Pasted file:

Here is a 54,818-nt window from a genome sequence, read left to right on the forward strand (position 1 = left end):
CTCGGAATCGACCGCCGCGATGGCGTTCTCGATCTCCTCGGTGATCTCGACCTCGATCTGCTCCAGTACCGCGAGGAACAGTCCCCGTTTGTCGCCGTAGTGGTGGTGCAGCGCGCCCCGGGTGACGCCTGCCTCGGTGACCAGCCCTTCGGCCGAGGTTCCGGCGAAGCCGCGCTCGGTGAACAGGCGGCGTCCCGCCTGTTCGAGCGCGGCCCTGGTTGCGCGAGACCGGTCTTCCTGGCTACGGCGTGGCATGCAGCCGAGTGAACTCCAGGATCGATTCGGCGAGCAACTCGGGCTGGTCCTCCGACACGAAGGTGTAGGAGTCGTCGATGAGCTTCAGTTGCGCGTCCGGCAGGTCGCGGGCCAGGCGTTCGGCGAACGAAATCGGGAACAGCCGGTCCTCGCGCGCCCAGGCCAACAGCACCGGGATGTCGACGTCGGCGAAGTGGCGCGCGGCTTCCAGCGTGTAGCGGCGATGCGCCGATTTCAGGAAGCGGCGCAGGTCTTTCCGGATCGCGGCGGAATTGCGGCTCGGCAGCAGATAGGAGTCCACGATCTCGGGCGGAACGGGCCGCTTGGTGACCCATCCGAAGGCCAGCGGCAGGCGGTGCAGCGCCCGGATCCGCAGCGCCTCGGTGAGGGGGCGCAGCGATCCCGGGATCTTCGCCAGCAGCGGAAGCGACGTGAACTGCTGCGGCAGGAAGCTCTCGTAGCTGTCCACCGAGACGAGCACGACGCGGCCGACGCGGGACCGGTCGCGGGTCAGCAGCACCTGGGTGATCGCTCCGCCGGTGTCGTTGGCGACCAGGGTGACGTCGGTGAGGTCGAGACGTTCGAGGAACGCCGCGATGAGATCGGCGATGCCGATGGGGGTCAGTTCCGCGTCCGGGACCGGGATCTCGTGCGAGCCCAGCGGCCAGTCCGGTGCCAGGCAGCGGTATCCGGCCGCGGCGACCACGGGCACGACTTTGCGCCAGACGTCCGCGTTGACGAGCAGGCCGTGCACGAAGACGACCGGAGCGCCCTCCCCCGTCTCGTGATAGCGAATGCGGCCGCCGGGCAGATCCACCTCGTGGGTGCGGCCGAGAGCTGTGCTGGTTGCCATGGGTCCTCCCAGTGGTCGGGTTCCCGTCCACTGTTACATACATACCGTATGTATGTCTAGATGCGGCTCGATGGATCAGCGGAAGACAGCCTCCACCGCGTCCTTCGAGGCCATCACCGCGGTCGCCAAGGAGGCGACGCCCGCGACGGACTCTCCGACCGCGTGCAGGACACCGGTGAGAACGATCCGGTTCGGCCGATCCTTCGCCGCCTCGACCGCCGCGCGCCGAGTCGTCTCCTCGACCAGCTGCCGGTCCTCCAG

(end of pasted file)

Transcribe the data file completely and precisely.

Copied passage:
Here is a 54,818-nt window from a genome sequence, read left to right on the forward strand (position 1 = left end):
CTCGGAATCGACCGCCGCGATGGCGTTCTCGATCTCCTCGGTGATCTCGACCTCGATCTGCTCCAGTACCGCGAGGAACAGTCCCCGTTTGTCGCCGTAGTGGTGGTGCAGCGCGCCCCGGGTGACGCCTGCCTCGGTGACCAGCCCTTCGGCCGAGGTTCCGGCGAAGCCGCGCTCGGTGAACAGGCGGCGTCCCGCCTGTTCGAGCGCGGCCCTGGTTGCGCGAGACCGGTCTTCCTGGCTACGGCGTGGCATGCAGCCGAGTGAACTCCAGGATCGATTCGGCGAGCAACTCGGGCTGGTCCTCCGACACGAAGGTGTAGGAGTCGTCGATGAGCTTCAGTTGCGCGTCCGGCAGGTCGCGGGCCAGGCGTTCGGCGAACGAAATCGGGAACAGCCGGTCCTCGCGCGCCCAGGCCAACAGCACCGGGATGTCGACGTCGGCGAAGTGGCGCGCGGCTTCCAGCGTGTAGCGGCGATGCGCCGATTTCAGGAAGCGGCGCAGGTCTTTCCGGATCGCGGCGGAATTGCGGCTCGGCAGCAGATAGGAGTCCACGATCTCGGGCGGAACGGGCCGCTTGGTGACCCATCCGAAGGCCAGCGGCAGGCGGTGCAGCGCCCGGATCCGCAGCGCCTCGGTGAGGGGGCGCAGCGATCCCGGGATCTTCGCCAGCAGCGGAAGCGACGTGAACTGCTGCGGCAGGAAGCTCTCGTAGCTGTCCACCGAGACGAGCACGACGCGGCCGACGCGGGACCGGTCGCGGGTCAGCAGCACCTGGGTGATCGCTCCGCCGGTGTCGTTGGCGACCAGGGTGACGTCGGTGAGGTCGAGACGTTCGAGGAACGCCGCGATGAGATCGGCGATGCCGATGGGGGTCAGTTCCGCGTCCGGGACCGGGATCTCGTGCGAGCCCAGCGGCCAGTCCGGTGCCAGGCAGCGGTATCCGGCCGCGGCGACCACGGGCACGACTTTGCGCCAGACGTCCGCGTTGACGAGCAGGCCGTGCACGAAGACGACCGGAGCGCCCTCCCCCGTCTCGTGATAGCGAATGCGGCCGCCGGGCAGATCCACCTCGTGGGTGCGGCCGAGAGCTGTGCTGGTTGCCATGGGTCCTCCCAGTGGTCGGGTTCCCGTCCACTGTTACATACATACCGTATGTATGTCTAGATGCGGCTCGATGGATCAGCGGAAGACAGCCTCCACCGCGTCCTTCGAGGCCATCACCGCGGTCGCCAAGGAGGCGACGCCCGCGACGGACTCTCCGACCGCGTGCAGGACACCGGTGAGAACGATCCGGTTCGGCCGATCCTTCGCCGCCTCGACCGCCGCGCGCCGAGTCGTCTCCTCGACCAGCTGCCGGTCCTCCAG